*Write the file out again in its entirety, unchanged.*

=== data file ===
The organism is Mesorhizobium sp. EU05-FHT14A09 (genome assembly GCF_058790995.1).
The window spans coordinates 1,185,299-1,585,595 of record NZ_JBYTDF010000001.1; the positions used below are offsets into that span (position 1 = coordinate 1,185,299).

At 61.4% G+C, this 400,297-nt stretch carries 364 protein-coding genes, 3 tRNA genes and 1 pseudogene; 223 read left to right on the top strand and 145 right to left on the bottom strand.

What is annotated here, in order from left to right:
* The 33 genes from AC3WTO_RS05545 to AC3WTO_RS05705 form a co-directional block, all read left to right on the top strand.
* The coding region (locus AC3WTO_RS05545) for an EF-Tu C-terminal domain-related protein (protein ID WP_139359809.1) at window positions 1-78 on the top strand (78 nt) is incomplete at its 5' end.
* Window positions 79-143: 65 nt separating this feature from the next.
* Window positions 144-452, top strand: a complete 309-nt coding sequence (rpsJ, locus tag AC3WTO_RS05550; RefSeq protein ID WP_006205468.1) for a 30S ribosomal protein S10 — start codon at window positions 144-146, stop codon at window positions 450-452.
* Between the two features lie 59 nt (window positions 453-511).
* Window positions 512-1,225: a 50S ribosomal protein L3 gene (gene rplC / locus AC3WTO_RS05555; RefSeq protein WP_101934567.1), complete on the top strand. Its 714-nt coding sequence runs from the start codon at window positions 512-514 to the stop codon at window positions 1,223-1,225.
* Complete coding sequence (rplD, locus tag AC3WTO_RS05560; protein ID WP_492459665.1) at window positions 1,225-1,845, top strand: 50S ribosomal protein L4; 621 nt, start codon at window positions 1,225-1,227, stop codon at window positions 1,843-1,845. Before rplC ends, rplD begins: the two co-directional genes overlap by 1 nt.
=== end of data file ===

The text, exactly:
The organism is Mesorhizobium sp. EU05-FHT14A09 (genome assembly GCF_058790995.1).
The window spans coordinates 1,185,299-1,585,595 of record NZ_JBYTDF010000001.1; the positions used below are offsets into that span (position 1 = coordinate 1,185,299).

At 61.4% G+C, this 400,297-nt stretch carries 364 protein-coding genes, 3 tRNA genes and 1 pseudogene; 223 read left to right on the top strand and 145 right to left on the bottom strand.

What is annotated here, in order from left to right:
* The 33 genes from AC3WTO_RS05545 to AC3WTO_RS05705 form a co-directional block, all read left to right on the top strand.
* The coding region (locus AC3WTO_RS05545) for an EF-Tu C-terminal domain-related protein (protein ID WP_139359809.1) at window positions 1-78 on the top strand (78 nt) is incomplete at its 5' end.
* Window positions 79-143: 65 nt separating this feature from the next.
* Window positions 144-452, top strand: a complete 309-nt coding sequence (rpsJ, locus tag AC3WTO_RS05550; RefSeq protein ID WP_006205468.1) for a 30S ribosomal protein S10 — start codon at window positions 144-146, stop codon at window positions 450-452.
* Between the two features lie 59 nt (window positions 453-511).
* Window positions 512-1,225: a 50S ribosomal protein L3 gene (gene rplC / locus AC3WTO_RS05555; RefSeq protein WP_101934567.1), complete on the top strand. Its 714-nt coding sequence runs from the start codon at window positions 512-514 to the stop codon at window positions 1,223-1,225.
* Complete coding sequence (rplD, locus tag AC3WTO_RS05560; protein ID WP_492459665.1) at window positions 1,225-1,845, top strand: 50S ribosomal protein L4; 621 nt, start codon at window positions 1,225-1,227, stop codon at window positions 1,843-1,845. Before rplC ends, rplD begins: the two co-directional genes overlap by 1 nt.